While former President Donald Trump still holds a sizable lead in a recent CNN/University of New Hampshire poll of voters in the critical early primary state, Florida Gov. Ron DeSantis dropped to fifth place—despite being widely recognized as Trump’s biggest contender for months.
In the poll of more than 2,100 likely Republican voters that ran from Thursday to Monday, DeSantis only received 10% support, while Trump maintained his lead, earning 39% of the vote.
DeSantis was among four contenders in a packed field far behind Trump’s lead: businessman Vivek Ramaswamy polled at 13%, former South Carolina Gov. Nikki Haley polled at 12% and former New Jersey Gov. Chris Christie polled at 11%, followed by DeSantis.
DeSantis fell significantly from CNN’s July poll, in which he was the clear second choice to Trump with 23% support.
DeSantis received the most support from people who identified as listeners of Conservative radio (17%), users of X—formerly known as Twitter—(15%), voters along the seacoast (16%), and voters who identified as libertarian (15%).
Despite his poor polling in New Hampshire, FiveThirtyEight still has DeSantis in second place behind Trump in an average of national polls with 14.2% support, while Trump holds a commanding lead at 55.3%; Ramaswamy is the next closest with 7%.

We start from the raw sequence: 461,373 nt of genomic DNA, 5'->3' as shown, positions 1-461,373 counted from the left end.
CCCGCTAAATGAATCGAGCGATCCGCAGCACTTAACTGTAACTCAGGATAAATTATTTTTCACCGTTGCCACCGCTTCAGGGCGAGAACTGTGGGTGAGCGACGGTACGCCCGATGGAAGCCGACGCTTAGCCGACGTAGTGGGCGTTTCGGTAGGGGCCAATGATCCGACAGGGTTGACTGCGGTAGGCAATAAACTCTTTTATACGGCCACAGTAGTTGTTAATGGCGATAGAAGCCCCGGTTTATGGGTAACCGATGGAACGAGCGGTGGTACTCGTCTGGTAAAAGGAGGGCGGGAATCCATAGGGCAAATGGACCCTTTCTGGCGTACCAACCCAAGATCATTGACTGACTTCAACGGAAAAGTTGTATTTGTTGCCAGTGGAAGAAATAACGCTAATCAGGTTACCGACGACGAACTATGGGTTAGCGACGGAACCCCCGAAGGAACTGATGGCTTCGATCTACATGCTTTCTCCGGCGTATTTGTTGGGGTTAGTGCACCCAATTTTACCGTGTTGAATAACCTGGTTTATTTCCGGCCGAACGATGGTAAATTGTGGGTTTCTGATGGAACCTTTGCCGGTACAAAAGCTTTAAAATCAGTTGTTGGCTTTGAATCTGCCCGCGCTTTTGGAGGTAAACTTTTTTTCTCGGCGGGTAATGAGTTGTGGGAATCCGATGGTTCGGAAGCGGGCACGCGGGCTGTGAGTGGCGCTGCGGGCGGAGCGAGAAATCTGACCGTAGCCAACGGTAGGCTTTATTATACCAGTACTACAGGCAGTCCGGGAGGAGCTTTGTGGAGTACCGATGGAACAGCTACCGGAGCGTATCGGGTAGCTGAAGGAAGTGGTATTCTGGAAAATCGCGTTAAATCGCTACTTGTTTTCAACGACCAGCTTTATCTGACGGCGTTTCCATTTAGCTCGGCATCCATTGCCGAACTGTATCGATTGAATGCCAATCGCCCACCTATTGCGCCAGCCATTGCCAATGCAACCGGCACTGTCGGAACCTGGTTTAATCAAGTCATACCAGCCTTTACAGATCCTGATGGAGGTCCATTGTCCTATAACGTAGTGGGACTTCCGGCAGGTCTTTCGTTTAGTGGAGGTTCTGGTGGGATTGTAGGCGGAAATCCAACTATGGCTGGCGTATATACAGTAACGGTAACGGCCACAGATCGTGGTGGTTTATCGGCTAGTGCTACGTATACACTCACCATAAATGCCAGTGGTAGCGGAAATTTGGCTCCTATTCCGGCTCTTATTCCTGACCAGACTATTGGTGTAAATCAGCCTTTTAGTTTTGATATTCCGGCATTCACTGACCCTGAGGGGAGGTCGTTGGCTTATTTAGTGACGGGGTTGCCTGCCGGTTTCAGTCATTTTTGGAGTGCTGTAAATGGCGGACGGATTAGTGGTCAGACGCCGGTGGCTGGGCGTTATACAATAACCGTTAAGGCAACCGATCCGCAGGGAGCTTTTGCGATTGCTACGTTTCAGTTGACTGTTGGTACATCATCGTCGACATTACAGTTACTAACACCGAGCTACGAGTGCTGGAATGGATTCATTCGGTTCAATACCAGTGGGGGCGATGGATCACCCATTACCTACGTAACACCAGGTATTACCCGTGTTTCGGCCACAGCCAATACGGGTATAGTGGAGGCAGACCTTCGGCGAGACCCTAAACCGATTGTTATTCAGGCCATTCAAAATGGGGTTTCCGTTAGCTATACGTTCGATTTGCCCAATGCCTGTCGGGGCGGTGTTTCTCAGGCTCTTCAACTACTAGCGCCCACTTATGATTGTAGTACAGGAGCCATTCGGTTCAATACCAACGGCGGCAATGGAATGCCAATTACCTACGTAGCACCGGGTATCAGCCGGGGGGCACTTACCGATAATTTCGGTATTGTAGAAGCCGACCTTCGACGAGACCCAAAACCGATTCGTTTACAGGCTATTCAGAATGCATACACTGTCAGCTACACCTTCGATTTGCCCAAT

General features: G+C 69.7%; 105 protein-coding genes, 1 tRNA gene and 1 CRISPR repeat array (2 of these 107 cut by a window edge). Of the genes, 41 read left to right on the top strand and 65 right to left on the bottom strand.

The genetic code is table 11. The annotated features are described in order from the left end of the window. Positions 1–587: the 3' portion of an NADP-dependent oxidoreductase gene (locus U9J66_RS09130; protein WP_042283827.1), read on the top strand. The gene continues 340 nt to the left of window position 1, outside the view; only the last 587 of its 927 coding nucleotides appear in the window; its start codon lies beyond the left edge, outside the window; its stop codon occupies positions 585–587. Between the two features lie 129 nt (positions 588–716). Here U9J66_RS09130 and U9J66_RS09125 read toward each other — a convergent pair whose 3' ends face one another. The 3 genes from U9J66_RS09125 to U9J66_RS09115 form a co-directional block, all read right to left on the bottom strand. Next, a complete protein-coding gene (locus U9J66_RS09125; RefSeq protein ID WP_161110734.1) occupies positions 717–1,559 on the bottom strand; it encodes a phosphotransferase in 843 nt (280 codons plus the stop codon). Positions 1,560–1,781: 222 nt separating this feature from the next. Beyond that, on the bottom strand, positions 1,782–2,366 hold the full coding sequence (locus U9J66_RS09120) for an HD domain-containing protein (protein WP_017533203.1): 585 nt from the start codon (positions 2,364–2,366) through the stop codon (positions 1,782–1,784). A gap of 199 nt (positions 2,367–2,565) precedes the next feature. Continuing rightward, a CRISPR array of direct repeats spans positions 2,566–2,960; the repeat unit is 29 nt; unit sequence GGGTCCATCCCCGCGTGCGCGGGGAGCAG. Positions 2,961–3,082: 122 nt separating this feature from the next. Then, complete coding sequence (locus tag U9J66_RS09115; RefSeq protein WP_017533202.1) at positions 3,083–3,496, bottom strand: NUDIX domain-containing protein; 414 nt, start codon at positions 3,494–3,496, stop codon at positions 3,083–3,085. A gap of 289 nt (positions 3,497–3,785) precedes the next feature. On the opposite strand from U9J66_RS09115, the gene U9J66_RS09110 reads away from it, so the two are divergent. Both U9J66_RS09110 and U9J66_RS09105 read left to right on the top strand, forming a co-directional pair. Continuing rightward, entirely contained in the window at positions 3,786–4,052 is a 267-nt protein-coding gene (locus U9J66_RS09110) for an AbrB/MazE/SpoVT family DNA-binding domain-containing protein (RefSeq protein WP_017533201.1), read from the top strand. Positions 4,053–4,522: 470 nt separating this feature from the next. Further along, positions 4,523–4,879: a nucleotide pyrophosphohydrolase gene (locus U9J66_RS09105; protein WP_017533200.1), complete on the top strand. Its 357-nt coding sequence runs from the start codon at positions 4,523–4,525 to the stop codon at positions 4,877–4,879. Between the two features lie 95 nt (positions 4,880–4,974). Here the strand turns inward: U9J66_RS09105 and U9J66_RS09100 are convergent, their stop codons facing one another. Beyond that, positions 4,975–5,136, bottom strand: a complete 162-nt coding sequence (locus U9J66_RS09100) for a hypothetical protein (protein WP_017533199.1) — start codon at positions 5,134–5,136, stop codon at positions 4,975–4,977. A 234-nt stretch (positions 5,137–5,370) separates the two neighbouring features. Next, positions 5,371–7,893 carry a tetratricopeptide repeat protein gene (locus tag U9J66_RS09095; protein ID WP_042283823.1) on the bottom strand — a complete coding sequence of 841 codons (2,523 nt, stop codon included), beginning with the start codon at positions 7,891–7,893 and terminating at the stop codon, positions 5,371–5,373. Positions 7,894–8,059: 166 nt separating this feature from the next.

DeSantis was running nearly neck and neck nationally with Trump in February, when both candidates had around 40% support, according to FiveThirtyEight’s polling average.
In 2020, President Joe Biden, then a struggling candidate in the Democratic primaries, was in a similar position. He finished fifth—behind Bernie Sanders, Pete Buttigeg, Amy Klobuchar and Elizabeth Warren—in the New Hampshire primary. He earned just 8.4% of the vote.
Trump has been the leader in Republican polls for months, despite being indicted four times this year After his federal indictment over his alleged mishandling of classified documents at his home in Mar-A-Lago, Trump’s polling actually increased. He has also continued to hold his lead despite not participating in the GOP debates. During the first, he instead opted to do a sit-down interview with Tucker Carlson, and he is reportedly skipping the second to give a speech in Detroit, where United Auto Workers members are striking. Bloomberg reported Wednesday afternoon he also plans to skip the third debate. DeSantis’ campaign has struggled in recent months, going through reorganizations and troubles securing big donors. DeSantis spent the year ahead of his presidential campaign championing right-wing policies in Florida that increased his popularity there, but have made him more controversial to donors and prompted widespread criticism on the campaign trail.